By Pushan Dwivedi and Joshita Pai
Highlights from the Court’s ruling
The Supreme Court bench constituting J. Chelameswar, S.A. Bobde and C. Nagappan has decided to refer the challenges to the Aadhar program to a constitution bench, especially to determine the existence of a right to privacy as a fundamental right.
The Apex Court passed an interim order directing the government to publish in electronic and print media that the enrollment is not mandatory. It also made it very clear that the production of the Aadhar card cannot be made compulsory for essential services. With respect to the sharing of personal information, the Court has ordered a strict non-disclosure of information unless the information is sought through a court order for the purpose of a criminal investigation. The purpose of Aadhar has been limited to the Public Distribution System including distribution of food grains and kerosene only.
Arguments in court
Advocate Shyam Divan, appearing for the petitioners, asked for interim relief and for directions to suspend further Aadhar enrollments, prohibit commercial use of Aadhar database, and to direct the government to telecast advertisements to the effect the Aadhar is not mandatory. He based his arguments on the notable absence of any government officer supervising the process and the dearth of statutory framework monitoring the program.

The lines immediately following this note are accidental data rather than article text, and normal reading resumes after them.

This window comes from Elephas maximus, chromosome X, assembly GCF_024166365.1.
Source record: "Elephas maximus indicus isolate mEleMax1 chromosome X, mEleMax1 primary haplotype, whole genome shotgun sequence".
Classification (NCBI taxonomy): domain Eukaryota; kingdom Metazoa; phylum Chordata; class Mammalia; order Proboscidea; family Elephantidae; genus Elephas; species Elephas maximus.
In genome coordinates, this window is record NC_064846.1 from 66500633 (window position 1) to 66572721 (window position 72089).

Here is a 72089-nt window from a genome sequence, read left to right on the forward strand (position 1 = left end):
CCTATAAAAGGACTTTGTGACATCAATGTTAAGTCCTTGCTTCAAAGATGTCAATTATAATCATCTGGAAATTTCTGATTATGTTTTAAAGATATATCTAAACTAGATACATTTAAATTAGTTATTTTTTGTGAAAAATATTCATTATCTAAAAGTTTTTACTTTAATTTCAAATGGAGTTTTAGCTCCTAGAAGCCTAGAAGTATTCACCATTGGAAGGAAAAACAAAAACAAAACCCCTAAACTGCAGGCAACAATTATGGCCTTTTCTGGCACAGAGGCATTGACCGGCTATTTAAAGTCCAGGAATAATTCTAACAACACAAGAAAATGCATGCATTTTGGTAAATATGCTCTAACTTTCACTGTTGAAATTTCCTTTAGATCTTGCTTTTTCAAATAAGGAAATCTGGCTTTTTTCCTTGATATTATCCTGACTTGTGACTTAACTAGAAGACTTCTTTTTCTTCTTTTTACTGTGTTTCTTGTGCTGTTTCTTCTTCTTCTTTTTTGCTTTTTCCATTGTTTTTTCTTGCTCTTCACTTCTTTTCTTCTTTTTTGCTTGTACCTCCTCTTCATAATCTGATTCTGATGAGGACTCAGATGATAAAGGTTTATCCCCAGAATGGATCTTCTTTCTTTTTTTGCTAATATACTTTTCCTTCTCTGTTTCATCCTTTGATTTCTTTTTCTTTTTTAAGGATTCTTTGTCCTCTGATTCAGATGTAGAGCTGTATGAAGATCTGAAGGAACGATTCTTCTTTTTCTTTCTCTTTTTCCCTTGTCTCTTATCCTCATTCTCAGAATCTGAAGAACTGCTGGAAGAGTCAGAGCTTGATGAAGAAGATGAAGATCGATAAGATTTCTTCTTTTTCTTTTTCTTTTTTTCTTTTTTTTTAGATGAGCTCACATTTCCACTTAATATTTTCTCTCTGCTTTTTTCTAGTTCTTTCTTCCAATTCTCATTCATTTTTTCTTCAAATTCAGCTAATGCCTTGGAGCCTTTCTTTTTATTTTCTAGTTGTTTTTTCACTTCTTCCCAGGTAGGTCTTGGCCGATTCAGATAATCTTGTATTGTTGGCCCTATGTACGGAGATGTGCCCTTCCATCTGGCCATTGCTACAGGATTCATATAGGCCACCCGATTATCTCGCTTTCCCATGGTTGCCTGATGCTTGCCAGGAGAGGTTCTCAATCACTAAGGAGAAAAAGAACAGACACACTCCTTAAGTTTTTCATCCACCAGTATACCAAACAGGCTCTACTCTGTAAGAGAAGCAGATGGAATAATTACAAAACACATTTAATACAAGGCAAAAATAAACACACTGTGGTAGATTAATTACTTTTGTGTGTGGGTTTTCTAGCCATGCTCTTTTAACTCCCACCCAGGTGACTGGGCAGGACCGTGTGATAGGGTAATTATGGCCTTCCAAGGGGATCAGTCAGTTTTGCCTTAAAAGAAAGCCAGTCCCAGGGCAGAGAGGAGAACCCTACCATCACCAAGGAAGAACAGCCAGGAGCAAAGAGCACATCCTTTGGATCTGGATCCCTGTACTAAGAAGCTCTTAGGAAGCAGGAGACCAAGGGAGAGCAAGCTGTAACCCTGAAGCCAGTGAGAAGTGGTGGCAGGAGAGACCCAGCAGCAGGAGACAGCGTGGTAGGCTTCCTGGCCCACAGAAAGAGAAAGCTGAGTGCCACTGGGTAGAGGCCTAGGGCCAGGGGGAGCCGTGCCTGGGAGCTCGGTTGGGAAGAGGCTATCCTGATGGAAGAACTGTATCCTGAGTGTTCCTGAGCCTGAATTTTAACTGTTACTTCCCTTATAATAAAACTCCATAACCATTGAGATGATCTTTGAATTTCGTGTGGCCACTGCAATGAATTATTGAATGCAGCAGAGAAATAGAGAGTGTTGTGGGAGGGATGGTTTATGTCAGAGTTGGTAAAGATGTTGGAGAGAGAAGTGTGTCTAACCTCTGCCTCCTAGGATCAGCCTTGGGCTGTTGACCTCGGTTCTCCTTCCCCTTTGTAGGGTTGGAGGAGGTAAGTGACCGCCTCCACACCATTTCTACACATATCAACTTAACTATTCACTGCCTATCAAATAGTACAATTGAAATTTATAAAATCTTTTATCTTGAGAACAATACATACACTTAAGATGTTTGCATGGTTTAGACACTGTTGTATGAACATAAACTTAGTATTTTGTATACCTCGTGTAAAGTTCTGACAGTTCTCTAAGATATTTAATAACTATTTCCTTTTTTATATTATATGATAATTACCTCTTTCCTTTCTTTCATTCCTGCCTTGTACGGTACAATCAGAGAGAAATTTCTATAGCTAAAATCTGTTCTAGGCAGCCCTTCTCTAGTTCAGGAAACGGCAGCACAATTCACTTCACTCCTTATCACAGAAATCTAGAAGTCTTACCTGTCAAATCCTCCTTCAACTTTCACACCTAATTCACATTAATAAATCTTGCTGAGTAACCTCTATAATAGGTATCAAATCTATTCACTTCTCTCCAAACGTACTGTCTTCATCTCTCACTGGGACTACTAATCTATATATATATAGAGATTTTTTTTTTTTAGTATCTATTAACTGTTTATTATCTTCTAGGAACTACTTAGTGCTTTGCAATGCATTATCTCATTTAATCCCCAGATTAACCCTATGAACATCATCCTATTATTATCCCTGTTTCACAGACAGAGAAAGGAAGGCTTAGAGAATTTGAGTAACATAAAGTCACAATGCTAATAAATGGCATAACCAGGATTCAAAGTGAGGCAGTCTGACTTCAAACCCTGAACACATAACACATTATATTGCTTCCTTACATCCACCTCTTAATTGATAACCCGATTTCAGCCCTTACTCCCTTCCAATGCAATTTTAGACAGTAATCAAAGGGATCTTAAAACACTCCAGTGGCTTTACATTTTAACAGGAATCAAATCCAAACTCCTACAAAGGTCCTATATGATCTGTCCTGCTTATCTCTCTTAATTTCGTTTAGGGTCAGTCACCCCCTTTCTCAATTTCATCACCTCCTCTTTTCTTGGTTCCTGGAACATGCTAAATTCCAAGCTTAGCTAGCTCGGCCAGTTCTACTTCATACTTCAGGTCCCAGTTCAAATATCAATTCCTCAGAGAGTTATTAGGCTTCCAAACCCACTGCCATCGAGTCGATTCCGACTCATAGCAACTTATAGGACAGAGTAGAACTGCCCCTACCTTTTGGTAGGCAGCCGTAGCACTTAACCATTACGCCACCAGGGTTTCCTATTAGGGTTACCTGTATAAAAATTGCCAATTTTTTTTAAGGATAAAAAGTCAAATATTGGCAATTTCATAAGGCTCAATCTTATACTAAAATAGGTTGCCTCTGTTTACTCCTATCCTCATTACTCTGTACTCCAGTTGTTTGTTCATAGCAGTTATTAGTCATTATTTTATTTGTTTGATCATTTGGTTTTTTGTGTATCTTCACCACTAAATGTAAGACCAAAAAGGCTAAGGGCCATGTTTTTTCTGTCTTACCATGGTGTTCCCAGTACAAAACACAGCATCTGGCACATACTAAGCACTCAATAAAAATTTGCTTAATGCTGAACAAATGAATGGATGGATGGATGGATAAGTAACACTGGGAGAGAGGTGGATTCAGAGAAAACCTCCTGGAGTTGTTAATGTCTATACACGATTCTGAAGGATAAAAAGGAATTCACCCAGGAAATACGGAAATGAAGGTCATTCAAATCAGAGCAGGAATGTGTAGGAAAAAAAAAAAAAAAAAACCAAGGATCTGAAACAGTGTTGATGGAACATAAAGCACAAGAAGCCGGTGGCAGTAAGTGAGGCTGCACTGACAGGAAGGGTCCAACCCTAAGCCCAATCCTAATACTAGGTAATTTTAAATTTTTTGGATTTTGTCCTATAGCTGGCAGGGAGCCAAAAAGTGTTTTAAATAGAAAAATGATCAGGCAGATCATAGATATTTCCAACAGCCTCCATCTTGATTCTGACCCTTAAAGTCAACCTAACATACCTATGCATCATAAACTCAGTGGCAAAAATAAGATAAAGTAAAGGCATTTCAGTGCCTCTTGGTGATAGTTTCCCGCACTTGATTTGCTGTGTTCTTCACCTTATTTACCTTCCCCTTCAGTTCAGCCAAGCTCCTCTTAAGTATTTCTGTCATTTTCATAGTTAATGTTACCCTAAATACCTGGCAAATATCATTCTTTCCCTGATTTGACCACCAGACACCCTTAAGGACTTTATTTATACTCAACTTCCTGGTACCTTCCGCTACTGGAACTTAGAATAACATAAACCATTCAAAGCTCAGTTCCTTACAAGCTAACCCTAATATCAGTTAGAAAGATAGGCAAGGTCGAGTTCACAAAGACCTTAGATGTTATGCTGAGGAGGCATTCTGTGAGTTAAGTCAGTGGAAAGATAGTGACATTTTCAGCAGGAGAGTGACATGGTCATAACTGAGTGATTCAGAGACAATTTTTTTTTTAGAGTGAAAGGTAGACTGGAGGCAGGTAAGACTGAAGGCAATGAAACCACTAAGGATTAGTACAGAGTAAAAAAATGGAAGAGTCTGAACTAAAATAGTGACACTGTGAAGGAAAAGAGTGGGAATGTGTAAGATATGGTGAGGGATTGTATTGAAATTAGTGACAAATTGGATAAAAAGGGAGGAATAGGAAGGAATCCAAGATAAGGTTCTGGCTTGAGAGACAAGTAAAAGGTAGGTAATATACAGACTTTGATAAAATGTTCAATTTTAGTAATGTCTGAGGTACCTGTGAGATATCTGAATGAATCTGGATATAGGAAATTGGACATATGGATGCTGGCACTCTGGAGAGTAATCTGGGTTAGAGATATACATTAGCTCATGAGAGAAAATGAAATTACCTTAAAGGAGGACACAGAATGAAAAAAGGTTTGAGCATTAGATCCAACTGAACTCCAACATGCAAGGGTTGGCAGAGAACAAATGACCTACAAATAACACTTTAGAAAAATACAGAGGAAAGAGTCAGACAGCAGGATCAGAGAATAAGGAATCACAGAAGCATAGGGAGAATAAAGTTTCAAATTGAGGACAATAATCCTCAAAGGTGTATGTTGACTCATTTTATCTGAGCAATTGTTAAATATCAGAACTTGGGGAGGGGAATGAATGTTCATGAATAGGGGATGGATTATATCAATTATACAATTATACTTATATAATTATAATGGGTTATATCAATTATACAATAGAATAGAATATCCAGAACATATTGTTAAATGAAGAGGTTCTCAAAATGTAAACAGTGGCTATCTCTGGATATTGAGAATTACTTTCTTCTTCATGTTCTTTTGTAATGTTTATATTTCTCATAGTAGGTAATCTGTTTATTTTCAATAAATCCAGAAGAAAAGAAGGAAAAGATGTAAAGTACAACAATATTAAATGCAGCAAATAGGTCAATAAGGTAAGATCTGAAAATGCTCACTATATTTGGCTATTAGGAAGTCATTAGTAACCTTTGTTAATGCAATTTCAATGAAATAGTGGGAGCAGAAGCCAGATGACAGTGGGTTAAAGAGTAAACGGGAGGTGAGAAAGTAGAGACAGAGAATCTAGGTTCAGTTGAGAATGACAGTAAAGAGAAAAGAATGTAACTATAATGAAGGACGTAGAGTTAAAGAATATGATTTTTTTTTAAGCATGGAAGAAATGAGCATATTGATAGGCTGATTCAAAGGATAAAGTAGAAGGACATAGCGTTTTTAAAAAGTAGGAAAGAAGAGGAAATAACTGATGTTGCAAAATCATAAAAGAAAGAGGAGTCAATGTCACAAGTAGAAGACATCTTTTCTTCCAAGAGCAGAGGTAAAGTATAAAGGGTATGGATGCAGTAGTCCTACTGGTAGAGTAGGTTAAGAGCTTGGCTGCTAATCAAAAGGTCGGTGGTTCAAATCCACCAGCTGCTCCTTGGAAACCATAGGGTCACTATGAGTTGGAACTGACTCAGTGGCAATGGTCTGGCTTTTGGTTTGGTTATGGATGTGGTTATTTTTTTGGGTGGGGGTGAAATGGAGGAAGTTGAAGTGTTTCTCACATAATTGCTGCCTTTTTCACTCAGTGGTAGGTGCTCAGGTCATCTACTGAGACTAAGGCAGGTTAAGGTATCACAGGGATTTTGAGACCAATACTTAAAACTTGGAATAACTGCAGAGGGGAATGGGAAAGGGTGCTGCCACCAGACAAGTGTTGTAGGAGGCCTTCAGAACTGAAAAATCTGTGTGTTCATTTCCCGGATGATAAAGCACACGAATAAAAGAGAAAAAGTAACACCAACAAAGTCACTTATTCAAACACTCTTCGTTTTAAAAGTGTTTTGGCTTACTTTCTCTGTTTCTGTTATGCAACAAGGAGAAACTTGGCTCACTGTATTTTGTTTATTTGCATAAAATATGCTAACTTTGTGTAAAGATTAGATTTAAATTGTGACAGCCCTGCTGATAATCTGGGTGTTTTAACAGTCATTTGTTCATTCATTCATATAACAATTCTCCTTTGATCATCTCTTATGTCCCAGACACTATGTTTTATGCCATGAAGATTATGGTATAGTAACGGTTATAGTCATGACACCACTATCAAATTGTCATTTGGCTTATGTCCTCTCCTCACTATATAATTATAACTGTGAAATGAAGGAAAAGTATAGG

The Attorney General rebutting the plea of suspension of further enrollments insisted that the balance of probabilities have shifted in favour of the government since ninety one percent of the adult population has already been enrolled. He dismissed the privacy concerns relating to the use of database stating that the petitioners stating privacy qualms do not represent the majority of the population. He also argued that the purpose of issuing Aadhar cards is to provide social benefits to people and the program is not built with the aim of carrying surveillance. On the question of making it clear that Aadhar is not mandatory, the AG affirmed that the government is willing to advertise to the public that the enrollment is not mandatory.
There is no data available verifying the number of enrolled citizens. Soli Sorabjee remarked that “there are eight million people who have enrolled that are not to be found in the Aadhar database” His line of arguments primarily focused on the absence of any statutory system monitoring it.
A copy of the interim order can be found here: Aadhar Interim Order
(Pushan Dwivedi and Joshita Pai are Research Fellows at the Centre)